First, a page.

The Right to Financial Privacy Act was passed in response to Miller, but bank customers can waive privacy in their account records during an investigation, aside from process being applied. Bond v. United States Postal Serv. Fed. Credit Union, 2015 U.S. Dist. LEXIS 165372 (D.Md. Dec. 9, 2015):
1) Waiver of the RFPA
The undisputed facts indicate that any requirements under the RFPA of written customer authorization or of obtaining a subpoena with customer notice were effectively waived.
It is a fundamental proposition that an individual may waive his or her privacy interests by, for example, consenting, even verbally, to a search by the Government. See Schneckloth v. Bustamonte, 412 U.S. 218, 222 (1973) (“[A] search authorized by consent is wholly valid.”); United States v. Seidman, 156 F.3d 542, 549 n.10 (4th Cir. 1998) (“Consent has often been recognized as sufficient to waive Fourth Amendment rights.”). Similarly, enforcement of certain statutory private rights of action can be waived by prospective plaintiffs, even in areas in which constitutionally-guaranteed rights are at stake. See generally Town of Newton v. Rumery, 480 U.S. 386 (holding that the right to bring a civil rights claim under 42 U.S.C. § 1983 could be voluntarily waived in agreement between prosecutor and criminal defendant); United States v. Purdue Pharma L.P., 600 F.3d 319 (4th Cir. 2010) (holding that release of claims under the False Claims Act was not per se invalid). There is no reason why the same rationale should not apply with respect to the RFPA. The RFPA establishes a statutory right of privacy concerning certain records maintained by a financial institution, but nothing in the Act precludes the ability of a customer to waive its requirements either at the time of or after a disclosure.4 Though other courts have not directly addressed this issue,5 the Court concludes that liability for non-compliance with the RFPA can indeed be waived, especially where a “customer,” in this case one of the two named joint account holders, unambiguously consents to the disclosure. In such a circumstance, the public policy concerns underlying the RFPA — maintaining the privacy of one’s financial records — are not jeopardized, in as much as the “customer” him- or herself has willingly decided to abandon those privacy interests and protections.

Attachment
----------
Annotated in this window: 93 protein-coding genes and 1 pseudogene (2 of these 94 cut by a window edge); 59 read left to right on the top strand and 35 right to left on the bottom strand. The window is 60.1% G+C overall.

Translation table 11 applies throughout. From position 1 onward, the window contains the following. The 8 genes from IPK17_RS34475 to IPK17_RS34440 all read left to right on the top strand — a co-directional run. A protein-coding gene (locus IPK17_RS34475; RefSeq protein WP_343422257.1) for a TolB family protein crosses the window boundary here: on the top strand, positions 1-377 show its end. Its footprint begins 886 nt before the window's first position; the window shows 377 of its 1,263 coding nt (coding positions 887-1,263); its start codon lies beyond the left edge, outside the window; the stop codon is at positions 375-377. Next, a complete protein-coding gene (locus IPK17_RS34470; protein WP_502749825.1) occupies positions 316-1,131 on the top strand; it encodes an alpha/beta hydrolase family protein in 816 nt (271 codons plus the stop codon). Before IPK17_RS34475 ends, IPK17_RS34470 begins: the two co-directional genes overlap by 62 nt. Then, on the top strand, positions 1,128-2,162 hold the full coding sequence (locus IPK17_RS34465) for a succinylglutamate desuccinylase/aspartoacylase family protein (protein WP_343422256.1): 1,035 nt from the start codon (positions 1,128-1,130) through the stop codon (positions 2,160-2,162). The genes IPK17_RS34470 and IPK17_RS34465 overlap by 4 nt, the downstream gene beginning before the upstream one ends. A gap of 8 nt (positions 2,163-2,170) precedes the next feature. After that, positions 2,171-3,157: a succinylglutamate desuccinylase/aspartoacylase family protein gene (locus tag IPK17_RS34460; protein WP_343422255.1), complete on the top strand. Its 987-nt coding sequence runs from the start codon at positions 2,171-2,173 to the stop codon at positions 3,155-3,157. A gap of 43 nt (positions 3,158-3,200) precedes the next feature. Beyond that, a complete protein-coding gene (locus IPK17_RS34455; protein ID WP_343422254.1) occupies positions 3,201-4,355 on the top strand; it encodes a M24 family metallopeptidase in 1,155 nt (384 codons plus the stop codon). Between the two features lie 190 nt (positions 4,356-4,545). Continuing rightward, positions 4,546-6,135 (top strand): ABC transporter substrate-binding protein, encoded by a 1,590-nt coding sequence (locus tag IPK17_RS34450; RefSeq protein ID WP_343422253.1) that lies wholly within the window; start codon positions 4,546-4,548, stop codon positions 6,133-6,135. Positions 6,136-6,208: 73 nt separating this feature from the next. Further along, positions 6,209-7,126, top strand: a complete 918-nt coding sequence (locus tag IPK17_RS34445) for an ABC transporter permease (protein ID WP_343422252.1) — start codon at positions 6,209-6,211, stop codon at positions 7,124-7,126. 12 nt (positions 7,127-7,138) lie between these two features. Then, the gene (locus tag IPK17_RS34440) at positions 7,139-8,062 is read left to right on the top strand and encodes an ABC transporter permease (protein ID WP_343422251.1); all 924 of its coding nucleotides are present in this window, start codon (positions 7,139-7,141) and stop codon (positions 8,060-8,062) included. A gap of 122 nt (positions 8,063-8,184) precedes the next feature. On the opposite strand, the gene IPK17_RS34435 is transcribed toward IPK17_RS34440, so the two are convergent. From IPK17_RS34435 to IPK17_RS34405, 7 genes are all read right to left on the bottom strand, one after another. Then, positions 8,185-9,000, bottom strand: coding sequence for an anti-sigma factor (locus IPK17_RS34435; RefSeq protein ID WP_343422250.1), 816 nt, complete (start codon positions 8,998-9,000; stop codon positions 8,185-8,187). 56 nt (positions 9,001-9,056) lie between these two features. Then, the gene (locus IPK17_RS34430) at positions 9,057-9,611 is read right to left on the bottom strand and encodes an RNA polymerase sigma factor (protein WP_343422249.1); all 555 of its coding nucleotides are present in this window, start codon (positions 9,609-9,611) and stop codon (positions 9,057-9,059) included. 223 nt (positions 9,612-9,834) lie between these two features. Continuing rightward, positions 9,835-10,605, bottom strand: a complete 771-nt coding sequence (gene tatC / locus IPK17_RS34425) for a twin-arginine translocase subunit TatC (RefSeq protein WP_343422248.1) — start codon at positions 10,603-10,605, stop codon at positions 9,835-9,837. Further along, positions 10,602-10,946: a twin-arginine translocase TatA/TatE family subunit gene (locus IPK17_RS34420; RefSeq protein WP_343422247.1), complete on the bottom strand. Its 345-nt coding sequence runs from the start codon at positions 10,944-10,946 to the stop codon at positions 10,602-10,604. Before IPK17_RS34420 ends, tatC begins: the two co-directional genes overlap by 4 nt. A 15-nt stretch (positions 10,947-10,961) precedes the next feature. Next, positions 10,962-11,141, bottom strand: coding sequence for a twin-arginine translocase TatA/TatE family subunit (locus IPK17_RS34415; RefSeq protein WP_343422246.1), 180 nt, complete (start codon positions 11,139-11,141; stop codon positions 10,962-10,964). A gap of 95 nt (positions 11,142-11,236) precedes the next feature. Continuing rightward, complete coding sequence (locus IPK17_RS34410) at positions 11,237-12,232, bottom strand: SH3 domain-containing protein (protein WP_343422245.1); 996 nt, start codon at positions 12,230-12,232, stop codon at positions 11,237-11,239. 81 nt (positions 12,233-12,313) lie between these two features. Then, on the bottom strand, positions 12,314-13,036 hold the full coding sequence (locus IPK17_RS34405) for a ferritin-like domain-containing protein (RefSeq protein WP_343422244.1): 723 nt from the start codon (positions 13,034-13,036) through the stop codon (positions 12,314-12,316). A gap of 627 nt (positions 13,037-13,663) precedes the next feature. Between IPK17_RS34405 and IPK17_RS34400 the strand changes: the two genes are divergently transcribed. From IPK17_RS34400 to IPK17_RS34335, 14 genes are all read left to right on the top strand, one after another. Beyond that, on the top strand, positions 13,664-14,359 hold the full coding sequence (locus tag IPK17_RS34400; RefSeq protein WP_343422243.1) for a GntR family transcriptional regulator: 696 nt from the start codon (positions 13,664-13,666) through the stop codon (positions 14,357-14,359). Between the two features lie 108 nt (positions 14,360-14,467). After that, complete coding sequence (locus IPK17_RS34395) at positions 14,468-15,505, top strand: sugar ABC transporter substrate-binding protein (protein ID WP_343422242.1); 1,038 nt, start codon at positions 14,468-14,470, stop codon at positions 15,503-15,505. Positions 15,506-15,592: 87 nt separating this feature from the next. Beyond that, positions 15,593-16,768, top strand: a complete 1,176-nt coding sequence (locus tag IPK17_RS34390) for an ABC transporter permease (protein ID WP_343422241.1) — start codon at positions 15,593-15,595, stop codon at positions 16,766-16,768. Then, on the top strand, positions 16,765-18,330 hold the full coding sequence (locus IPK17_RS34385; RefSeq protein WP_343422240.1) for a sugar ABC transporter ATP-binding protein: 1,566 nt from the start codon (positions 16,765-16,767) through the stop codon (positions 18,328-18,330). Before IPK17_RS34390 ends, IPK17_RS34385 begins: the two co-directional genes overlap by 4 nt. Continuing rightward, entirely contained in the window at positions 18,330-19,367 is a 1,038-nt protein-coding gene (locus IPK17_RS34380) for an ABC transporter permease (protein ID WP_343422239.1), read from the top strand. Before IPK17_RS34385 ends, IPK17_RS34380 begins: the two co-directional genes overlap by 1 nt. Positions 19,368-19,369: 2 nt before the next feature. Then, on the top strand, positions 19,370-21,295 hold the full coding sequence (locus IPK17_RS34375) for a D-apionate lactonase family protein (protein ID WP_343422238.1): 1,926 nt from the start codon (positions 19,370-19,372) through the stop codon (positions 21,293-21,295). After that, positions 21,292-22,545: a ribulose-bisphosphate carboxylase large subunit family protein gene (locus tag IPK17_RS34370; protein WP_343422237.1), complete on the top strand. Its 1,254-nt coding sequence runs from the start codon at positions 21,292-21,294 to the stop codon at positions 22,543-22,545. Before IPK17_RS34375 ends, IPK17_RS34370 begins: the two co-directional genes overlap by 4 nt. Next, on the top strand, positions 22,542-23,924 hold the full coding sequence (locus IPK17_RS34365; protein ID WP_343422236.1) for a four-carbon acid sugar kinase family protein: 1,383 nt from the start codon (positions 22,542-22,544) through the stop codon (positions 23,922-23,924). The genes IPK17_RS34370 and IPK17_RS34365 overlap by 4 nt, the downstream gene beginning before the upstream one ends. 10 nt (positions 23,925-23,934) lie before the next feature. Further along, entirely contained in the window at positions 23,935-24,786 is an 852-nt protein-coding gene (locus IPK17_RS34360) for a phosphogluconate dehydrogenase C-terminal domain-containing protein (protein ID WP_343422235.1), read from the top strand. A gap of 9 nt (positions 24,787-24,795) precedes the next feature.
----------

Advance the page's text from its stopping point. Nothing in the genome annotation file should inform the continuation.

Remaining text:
4. Notably, the RFPA bars a financial institution from requiring customers to prospectively authorize disclosures as a condition of doing business. See 12 U.S.C. § 3404(b). This provision, however, does not preclude a customer from voluntarily and based on his or her own decision waiving the requirements of the Act. Indeed, the statutory provision does not address the situation in which express waiver of the RFPA occurs, either at the time of or after a particular disclosure.
5 The Court is aware of only one federal case addressing waiver under the RFPA. In Flowers v. First Hawaiian Bank, the Ninth Circuit held that a claimant had not as a matter of fact waived his right to file a complaint under the RFPA simply because he had notice of a government subpoena and did not object before his bank records were produced. 295 F.3d 966, 975 n.2 (9th Cir. 2002). In reaching this holding, the Ninth Circuit appears to have assumed without deciding that the RFPA could in some circumstances be waived.
It is critical to note that it was not the Government that initiated the Sunshine Fund investigation. Instead, Giberson, one of the named joint-account holders, approached the Government because, having reviewed statements addressed to her (and, to be sure, to Bond as well), was suspicious that her co-account holder was essentially using money of coworkers to cover personal expenses. Not only did Giberson consent to the disclosures to USPS-OIG; she requested that they be made and helped to facilitate them when her superiors became involved. Giberson’s consent to the release of records, albeit verbal, was clear, and has indeed been confirmed by written affidavit submitted to the Court after-the-fact. The Court finds that co-account holder Giberson’s initiation of the investigation, her personal role in turning over the records to USPS-OIG, and her express verbal authorization in advance for the release of additional Sunshine Fund records, constituted a waiver of any past or present claim for liability under the RFPA related to the October and April disclosures at issue in Counts I, II, and III of the Complaint.